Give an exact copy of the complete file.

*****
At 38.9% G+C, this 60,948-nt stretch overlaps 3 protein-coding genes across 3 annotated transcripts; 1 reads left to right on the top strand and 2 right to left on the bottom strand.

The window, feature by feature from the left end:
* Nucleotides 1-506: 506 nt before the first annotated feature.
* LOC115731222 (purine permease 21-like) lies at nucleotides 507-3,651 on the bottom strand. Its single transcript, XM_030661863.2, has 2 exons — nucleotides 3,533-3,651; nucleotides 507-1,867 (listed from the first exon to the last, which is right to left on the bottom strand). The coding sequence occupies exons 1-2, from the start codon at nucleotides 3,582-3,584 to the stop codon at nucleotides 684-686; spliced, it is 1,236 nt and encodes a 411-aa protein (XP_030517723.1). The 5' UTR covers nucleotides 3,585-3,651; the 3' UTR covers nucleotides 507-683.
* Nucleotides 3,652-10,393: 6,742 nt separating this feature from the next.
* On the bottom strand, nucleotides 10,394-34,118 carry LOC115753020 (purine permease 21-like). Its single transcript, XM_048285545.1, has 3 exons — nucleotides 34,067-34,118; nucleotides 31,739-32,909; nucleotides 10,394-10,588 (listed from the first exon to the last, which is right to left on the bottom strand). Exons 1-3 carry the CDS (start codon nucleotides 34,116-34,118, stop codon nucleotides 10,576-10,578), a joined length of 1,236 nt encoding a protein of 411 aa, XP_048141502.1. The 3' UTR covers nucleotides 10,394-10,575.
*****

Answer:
At 38.9% G+C, this 60,948-nt stretch overlaps 3 protein-coding genes across 3 annotated transcripts; 1 reads left to right on the top strand and 2 right to left on the bottom strand.

The window, feature by feature from the left end:
* Nucleotides 1-506: 506 nt before the first annotated feature.
* LOC115731222 (purine permease 21-like) lies at nucleotides 507-3,651 on the bottom strand. Its single transcript, XM_030661863.2, has 2 exons — nucleotides 3,533-3,651; nucleotides 507-1,867 (listed from the first exon to the last, which is right to left on the bottom strand). The coding sequence occupies exons 1-2, from the start codon at nucleotides 3,582-3,584 to the stop codon at nucleotides 684-686; spliced, it is 1,236 nt and encodes a 411-aa protein (XP_030517723.1). The 5' UTR covers nucleotides 3,585-3,651; the 3' UTR covers nucleotides 507-683.
* Nucleotides 3,652-10,393: 6,742 nt separating this feature from the next.
* On the bottom strand, nucleotides 10,394-34,118 carry LOC115753020 (purine permease 21-like). Its single transcript, XM_048285545.1, has 3 exons — nucleotides 34,067-34,118; nucleotides 31,739-32,909; nucleotides 10,394-10,588 (listed from the first exon to the last, which is right to left on the bottom strand). Exons 1-3 carry the CDS (start codon nucleotides 34,116-34,118, stop codon nucleotides 10,576-10,578), a joined length of 1,236 nt encoding a protein of 411 aa, XP_048141502.1. The 3' UTR covers nucleotides 10,394-10,575.